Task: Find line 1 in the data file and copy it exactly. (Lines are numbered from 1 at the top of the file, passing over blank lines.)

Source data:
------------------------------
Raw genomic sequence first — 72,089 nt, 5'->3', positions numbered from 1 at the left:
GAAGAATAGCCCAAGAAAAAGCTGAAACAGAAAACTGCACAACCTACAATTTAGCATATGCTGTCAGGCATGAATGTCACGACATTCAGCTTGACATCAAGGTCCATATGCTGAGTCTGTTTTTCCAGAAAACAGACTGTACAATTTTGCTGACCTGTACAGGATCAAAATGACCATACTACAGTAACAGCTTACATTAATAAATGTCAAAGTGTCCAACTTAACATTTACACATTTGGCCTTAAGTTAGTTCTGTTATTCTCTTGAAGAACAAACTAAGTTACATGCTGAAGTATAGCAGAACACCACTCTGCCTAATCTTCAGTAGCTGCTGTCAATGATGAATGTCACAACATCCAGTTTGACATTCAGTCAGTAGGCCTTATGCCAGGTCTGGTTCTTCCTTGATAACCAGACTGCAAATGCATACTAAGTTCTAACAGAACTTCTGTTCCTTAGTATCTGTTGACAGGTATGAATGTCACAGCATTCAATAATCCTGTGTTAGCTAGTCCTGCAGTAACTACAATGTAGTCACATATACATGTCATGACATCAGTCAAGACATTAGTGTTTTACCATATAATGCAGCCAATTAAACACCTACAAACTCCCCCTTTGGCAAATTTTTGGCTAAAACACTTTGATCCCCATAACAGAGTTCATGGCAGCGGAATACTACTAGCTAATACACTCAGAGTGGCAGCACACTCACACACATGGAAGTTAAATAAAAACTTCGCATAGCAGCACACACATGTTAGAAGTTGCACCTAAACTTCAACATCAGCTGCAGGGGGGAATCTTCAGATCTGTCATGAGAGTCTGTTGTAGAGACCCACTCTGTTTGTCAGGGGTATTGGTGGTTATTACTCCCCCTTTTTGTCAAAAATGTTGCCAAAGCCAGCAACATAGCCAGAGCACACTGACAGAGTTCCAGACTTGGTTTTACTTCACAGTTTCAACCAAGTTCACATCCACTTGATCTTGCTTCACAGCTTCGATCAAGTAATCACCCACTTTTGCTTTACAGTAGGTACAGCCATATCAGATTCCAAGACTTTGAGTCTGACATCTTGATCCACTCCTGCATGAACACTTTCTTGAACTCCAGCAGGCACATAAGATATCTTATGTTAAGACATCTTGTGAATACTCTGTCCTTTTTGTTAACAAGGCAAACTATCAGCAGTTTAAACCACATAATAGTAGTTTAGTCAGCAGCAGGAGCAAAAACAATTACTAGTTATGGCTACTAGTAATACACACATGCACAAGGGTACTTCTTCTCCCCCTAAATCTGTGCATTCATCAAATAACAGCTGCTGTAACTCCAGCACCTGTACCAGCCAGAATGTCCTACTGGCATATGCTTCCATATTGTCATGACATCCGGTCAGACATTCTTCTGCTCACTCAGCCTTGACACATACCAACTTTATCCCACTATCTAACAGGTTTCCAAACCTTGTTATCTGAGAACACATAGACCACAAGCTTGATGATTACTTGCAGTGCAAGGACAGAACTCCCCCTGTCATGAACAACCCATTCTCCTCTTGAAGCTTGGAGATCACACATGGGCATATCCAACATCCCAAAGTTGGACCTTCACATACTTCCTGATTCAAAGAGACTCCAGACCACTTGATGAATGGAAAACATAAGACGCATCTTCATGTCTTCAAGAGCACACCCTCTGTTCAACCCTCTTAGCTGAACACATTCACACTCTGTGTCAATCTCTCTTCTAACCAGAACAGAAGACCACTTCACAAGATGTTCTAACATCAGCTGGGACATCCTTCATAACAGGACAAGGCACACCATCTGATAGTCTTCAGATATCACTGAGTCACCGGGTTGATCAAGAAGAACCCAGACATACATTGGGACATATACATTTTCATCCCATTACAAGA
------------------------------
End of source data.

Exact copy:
Raw genomic sequence first — 72,089 nt, 5'->3', positions numbered from 1 at the left: